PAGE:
The Last of Us Episode 3 Recap: Long, Long Time

This episode begins with Ellie and Joel immediately after Tess’s death. They’ve now made it 10 miles west of Boston and are stopped at a stream. What most viewers were probably expecting here was an apology from Ellie because of Tess’s death, but that’s not what happens. Instead, she flips the script and tells Joel not to blame her because he decided that the car battery he wanted was worth the risk. It’s brutal, but not inaccurate. Part of living in this post-apocalyptic world is making tough decisions and living with the consequences of your actions.

Ellie’s personality continues to break through. She’s inquisitive, always asking Joel questions, and making jokes. She doesn’t shy away from violence. She begs Joel for a gun and kills the Infected she runs into while looking for supplies. There’s a great moment where she comes across a box of tampons, which pokes fun at the age-old question of how women deal with their menstrual cycles in fantasy worlds. Ellie’s thirst for knowledge comes to benefit us because Joel explains the theory of how the Infected came to be so quickly. Mutated cordyceps made their way into flour or sugar, and enough people throughout the world ate it around Thursday or Friday, so many people became ill at once. If we look back at episode one, their infected neighbors are making cookies and biscuits, and Sarah didn’t have any pancake mix to make for his birthday, keeping them safe.

At first I thought this episode was going to continue to follow Ellie and Joel, but about 18 minutes in, it switches completely to Bill and Frank’s story and stays that way for nearly the rest of the episode. Bill was completely prepared for this situation. His survivalist preparation and underground bunker allowed him to hide from the government which was evacuating his town. He has generators, guns, food, access to electricity, hot water, and a protective electrified gate to keep him safe. He’s set traps for Infected and trespassers to get caught in, which is exactly how he meets Frank. He was originally in a group of 10 traveling from Baltimore QZ to Boston QZ, but now he’s the only one left. He persuades Bill to let him eat dinner and shower.

Frank quietly judges the state of the house. It’s dusty and unkept, not at all very homey. He immediately clocks the fact that Bill’s gay because of his knowledge of wine pairings. Being unfamiliar with the source material, when I caught the vibe of their connection, I thought I was going to be wrong due to the nature of the world and the stereotype of Bill’s character and we’d see them connect with a great friendship. I’m so happy to have been wrong because we are given one of the most beautiful gay love stories I’ve ever seen. While Murray Bartlett is an iconic gay man in nearly everything he’s done, having Nick Offerman play the other half was brilliant, surprising casting.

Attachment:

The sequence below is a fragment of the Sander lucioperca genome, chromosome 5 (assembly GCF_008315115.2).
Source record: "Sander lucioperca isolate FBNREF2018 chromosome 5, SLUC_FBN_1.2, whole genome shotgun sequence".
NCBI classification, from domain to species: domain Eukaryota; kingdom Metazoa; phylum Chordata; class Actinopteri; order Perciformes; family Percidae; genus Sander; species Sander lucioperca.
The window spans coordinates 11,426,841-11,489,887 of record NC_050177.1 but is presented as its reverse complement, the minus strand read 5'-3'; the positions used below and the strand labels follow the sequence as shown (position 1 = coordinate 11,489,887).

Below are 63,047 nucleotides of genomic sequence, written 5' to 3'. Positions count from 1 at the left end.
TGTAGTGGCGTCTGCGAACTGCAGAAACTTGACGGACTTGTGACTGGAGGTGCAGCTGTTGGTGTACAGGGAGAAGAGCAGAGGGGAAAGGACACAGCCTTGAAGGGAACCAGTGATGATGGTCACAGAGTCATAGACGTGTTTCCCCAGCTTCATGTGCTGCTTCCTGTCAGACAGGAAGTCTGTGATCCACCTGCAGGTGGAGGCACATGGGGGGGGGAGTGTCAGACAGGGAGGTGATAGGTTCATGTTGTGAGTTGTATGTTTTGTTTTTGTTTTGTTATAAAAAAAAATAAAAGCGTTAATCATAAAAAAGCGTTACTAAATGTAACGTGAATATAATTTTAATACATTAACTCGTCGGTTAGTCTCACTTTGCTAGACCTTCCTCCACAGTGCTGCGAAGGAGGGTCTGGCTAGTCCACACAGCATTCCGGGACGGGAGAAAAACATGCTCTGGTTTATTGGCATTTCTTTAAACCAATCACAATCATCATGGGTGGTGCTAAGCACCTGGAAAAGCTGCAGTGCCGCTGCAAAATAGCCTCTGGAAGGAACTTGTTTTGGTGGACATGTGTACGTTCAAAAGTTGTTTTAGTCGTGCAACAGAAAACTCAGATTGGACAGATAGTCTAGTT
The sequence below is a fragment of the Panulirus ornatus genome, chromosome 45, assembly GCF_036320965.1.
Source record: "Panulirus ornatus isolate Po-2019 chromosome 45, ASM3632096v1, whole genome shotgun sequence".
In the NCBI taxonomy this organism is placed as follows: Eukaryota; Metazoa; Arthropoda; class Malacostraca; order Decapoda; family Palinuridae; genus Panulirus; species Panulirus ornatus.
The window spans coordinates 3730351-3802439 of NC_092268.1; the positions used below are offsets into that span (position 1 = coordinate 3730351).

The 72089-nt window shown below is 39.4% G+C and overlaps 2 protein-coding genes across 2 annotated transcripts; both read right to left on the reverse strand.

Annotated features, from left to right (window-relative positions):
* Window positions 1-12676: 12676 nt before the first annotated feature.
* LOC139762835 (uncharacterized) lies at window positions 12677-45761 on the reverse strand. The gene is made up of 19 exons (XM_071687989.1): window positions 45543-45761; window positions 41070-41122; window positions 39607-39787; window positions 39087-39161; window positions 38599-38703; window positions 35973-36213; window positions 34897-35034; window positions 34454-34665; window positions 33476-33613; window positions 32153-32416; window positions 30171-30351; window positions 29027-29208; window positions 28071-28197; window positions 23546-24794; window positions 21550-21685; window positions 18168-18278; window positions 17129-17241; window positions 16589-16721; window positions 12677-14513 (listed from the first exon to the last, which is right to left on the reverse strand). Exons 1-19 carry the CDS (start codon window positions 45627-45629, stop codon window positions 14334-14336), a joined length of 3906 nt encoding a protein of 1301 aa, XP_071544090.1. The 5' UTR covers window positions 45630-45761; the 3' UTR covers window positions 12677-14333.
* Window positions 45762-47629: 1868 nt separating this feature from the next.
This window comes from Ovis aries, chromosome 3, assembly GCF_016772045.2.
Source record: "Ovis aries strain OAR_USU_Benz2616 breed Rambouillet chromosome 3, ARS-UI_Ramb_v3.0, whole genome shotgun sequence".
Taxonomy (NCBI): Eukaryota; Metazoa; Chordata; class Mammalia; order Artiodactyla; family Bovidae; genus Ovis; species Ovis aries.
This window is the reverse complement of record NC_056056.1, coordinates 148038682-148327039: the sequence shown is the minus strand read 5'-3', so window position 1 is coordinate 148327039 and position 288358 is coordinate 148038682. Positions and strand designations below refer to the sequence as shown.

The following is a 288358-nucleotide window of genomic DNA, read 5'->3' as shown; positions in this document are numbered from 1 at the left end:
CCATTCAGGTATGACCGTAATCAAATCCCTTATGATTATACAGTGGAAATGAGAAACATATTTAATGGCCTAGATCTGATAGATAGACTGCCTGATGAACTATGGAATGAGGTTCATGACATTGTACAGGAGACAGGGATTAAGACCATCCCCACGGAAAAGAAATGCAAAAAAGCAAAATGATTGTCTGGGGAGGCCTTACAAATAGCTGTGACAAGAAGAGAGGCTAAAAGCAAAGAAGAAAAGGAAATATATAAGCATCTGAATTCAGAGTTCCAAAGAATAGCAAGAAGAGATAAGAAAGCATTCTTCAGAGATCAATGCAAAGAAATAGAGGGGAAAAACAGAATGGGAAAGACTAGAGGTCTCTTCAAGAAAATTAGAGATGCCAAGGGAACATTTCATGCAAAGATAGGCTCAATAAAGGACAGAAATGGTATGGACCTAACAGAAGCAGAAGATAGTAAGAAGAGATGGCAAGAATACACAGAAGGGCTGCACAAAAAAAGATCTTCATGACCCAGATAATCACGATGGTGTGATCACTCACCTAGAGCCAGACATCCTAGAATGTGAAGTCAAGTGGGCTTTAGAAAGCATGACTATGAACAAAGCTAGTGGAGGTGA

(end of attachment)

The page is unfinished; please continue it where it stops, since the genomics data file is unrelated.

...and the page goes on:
Flash forward to three years in the future, they’re in love but arguing. Frank wants to clean, paint, and mow the lawn so their little world can be not only functional but beautiful. He wants to live, not just survive. Bill, on the other hand, is concerned primarily about survival and resource management. They balance each other out perfectly. It’s precious to see Frank be a soft spot for Bill. He wants to have friends and meet new people, and Bill is initially angry when he learns he’s been talking to a woman on the radio, which makes the quick cut to their dinner with Joel and Tess hilarious. The pair decide to trade with each other, and Joel warns him about raiders that will eventually come their way.

Has there ever been anything more precious that the strawberry scene? Frank fesses up that he traded one of Bill’s guns to Tess for a packet of seeds, and he didn’t even flinch. Also, has a strawberry ever looked so good onscreen? The perfection of that scene staggered with the gut-wrenching moments of the next scene with the raiders is an emotional one-two punch. Bill is shot in the stomach, and all he cares about is taking care of Frank. This also throws us off when we see that Frank is the one who’s sick ten years in the future.

Frank confesses to Bill that he wants one more good day with him, and then he wants to die. He’s very ill at this point, so it would be a release from his pain. In one heartbreaking montage, we watch their final day together. They dress up, marry each other, have one final meal, and Frank asks for Bill to crush up all of his pills in his wine so he can drift off in Bill’s arms. Bill decides he’d rather join him in death than live another day without his partner, so he drank the wine, too. This is a major change from the video game. While the story in the game has its purpose, this change is great. For once we don’t have to watch a gay love story that ends in trauma. They both take control of their destinies and make their own decisions about how to live, and end, their lives.

When Ellie and Joel finally make it to their house, they find a note that Bill left them, as well as supplies. One mention of Tess’s name in the letter sends Joel for a whirl. He’s already reeling from her loss, and now the surprise loss of his friends is making him push all his emotions down. Ellie and Joel both shower, gather everything they need, and hit the open road with the truck Bill left behind. On a rewatch, HBO has added a sweet moment at the beginning that honors Annie Wersching who acted and voiced Tess in The Last of Us video game. She passed away last Sunday, January 29th. This episode is pure and wholesome from beginning to end.


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